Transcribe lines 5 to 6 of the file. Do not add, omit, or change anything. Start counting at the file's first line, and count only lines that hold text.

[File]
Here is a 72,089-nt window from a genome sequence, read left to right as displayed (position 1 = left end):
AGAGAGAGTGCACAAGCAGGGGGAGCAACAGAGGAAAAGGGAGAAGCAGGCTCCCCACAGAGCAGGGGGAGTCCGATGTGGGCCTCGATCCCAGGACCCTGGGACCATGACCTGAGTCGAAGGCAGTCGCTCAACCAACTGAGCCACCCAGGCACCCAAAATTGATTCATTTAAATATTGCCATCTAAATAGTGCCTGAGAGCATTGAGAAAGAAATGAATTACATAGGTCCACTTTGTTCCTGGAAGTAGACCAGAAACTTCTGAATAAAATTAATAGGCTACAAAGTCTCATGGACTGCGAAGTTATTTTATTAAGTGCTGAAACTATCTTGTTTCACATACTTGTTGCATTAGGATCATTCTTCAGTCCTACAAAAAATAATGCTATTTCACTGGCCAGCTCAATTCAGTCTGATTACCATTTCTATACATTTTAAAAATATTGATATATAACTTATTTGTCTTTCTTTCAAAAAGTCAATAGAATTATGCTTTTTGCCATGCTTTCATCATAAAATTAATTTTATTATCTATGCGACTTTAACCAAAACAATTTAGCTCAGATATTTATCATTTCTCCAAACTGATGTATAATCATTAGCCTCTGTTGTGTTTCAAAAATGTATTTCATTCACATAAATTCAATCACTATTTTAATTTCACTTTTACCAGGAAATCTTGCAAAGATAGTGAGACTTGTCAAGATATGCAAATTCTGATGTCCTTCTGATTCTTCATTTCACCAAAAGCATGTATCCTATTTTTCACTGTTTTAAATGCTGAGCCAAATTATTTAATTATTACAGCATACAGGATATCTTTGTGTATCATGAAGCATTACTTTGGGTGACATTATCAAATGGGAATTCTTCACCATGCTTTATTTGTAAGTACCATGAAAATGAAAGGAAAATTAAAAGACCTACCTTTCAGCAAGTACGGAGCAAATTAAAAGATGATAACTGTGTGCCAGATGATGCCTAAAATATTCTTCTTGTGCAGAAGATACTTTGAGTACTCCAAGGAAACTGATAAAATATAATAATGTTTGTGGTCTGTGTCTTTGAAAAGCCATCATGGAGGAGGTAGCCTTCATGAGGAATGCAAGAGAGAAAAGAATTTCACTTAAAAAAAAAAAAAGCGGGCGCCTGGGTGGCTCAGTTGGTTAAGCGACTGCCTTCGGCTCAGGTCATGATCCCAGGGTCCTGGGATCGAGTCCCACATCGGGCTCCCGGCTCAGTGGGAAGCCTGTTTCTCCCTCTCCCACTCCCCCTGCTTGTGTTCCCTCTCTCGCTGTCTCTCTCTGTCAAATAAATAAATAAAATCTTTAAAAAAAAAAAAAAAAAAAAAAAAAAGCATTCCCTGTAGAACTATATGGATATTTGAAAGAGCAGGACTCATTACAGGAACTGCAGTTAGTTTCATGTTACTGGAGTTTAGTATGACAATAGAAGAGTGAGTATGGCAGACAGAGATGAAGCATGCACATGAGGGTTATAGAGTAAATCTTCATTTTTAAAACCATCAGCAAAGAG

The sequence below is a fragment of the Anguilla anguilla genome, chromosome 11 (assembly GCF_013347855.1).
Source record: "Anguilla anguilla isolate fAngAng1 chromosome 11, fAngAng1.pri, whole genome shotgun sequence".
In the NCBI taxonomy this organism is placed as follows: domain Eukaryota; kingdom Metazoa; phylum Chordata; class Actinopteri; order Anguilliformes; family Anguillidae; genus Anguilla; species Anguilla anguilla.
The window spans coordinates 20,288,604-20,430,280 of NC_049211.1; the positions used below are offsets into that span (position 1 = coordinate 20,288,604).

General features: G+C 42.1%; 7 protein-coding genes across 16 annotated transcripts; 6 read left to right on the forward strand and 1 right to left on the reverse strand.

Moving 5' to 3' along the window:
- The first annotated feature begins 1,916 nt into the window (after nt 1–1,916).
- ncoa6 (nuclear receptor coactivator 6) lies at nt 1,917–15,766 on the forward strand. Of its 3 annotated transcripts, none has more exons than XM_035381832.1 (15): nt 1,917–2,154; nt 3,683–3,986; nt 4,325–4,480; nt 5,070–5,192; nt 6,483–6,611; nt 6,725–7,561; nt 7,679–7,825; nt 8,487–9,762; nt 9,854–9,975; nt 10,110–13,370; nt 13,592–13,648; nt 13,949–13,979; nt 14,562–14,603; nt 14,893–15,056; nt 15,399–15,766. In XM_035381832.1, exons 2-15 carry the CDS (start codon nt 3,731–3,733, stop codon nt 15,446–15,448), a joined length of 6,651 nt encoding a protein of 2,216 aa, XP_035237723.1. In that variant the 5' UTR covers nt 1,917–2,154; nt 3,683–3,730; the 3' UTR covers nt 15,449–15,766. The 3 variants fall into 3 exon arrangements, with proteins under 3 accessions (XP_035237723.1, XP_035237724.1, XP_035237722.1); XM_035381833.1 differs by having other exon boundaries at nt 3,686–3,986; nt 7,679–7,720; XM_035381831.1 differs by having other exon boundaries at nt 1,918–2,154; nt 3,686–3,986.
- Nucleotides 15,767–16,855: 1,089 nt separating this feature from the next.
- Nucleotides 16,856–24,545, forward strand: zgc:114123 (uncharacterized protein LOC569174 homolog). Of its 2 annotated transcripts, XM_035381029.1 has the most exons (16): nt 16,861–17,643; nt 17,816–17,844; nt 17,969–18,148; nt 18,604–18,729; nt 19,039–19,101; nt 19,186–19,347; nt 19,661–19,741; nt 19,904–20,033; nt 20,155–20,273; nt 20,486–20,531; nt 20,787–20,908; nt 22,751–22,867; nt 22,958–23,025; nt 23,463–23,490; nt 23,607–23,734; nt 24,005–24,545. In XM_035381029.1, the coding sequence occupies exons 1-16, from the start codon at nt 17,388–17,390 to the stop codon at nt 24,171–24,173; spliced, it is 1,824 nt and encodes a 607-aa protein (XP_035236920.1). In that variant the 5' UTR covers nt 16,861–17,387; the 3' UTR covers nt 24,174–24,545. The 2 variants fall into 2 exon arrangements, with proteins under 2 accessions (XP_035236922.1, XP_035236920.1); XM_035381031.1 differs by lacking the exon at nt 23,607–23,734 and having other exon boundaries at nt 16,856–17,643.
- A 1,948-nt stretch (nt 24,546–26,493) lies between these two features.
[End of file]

In the NCBI taxonomy this organism is placed as follows: domain Eukaryota; kingdom Metazoa; phylum Chordata; class Actinopteri; order Anguilliformes; family Anguillidae; genus Anguilla; species Anguilla anguilla.
The window spans coordinates 20,288,604-20,430,280 of NC_049211.1; the positions used below are offsets into that span (position 1 = coordinate 20,288,604).